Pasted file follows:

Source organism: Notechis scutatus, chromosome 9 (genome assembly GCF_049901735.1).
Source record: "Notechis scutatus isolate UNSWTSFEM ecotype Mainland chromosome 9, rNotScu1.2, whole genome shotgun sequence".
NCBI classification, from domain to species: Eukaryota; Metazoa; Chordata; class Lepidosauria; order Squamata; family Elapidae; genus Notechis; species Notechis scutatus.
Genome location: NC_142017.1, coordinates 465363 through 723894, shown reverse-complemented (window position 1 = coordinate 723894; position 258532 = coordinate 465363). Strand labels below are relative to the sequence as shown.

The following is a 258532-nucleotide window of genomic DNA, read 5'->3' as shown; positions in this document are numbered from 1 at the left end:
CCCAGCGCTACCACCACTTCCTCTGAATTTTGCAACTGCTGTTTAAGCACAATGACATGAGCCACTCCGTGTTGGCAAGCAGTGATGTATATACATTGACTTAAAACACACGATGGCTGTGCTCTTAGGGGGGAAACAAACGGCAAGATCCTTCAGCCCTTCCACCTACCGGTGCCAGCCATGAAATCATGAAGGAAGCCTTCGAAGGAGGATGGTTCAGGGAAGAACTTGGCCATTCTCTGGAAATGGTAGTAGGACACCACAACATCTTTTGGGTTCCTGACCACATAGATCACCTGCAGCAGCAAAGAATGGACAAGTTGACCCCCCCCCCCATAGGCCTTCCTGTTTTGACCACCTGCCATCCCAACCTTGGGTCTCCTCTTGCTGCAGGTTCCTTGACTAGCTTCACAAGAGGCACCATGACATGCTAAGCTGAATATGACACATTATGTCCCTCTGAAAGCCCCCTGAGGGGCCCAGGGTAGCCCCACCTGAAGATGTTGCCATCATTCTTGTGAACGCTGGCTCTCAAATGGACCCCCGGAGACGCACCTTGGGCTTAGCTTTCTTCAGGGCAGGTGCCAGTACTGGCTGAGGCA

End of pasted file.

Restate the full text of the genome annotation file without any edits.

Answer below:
Source organism: Notechis scutatus, chromosome 9 (genome assembly GCF_049901735.1).
Source record: "Notechis scutatus isolate UNSWTSFEM ecotype Mainland chromosome 9, rNotScu1.2, whole genome shotgun sequence".
NCBI classification, from domain to species: Eukaryota; Metazoa; Chordata; class Lepidosauria; order Squamata; family Elapidae; genus Notechis; species Notechis scutatus.
Genome location: NC_142017.1, coordinates 465363 through 723894, shown reverse-complemented (window position 1 = coordinate 723894; position 258532 = coordinate 465363). Strand labels below are relative to the sequence as shown.

The following is a 258532-nucleotide window of genomic DNA, read 5'->3' as shown; positions in this document are numbered from 1 at the left end:
CCCAGCGCTACCACCACTTCCTCTGAATTTTGCAACTGCTGTTTAAGCACAATGACATGAGCCACTCCGTGTTGGCAAGCAGTGATGTATATACATTGACTTAAAACACACGATGGCTGTGCTCTTAGGGGGGAAACAAACGGCAAGATCCTTCAGCCCTTCCACCTACCGGTGCCAGCCATGAAATCATGAAGGAAGCCTTCGAAGGAGGATGGTTCAGGGAAGAACTTGGCCATTCTCTGGAAATGGTAGTAGGACACCACAACATCTTTTGGGTTCCTGACCACATAGATCACCTGCAGCAGCAAAGAATGGACAAGTTGACCCCCCCCCCCATAGGCCTTCCTGTTTTGACCACCTGCCATCCCAACCTTGGGTCTCCTCTTGCTGCAGGTTCCTTGACTAGCTTCACAAGAGGCACCATGACATGCTAAGCTGAATATGACACATTATGTCCCTCTGAAAGCCCCCTGAGGGGCCCAGGGTAGCCCCACCTGAAGATGTTGCCATCATTCTTGTGAACGCTGGCTCTCAAATGGACCCCCGGAGACGCACCTTGGGCTTAGCTTTCTTCAGGGCAGGTGCCAGTACTGGCTGAGGCA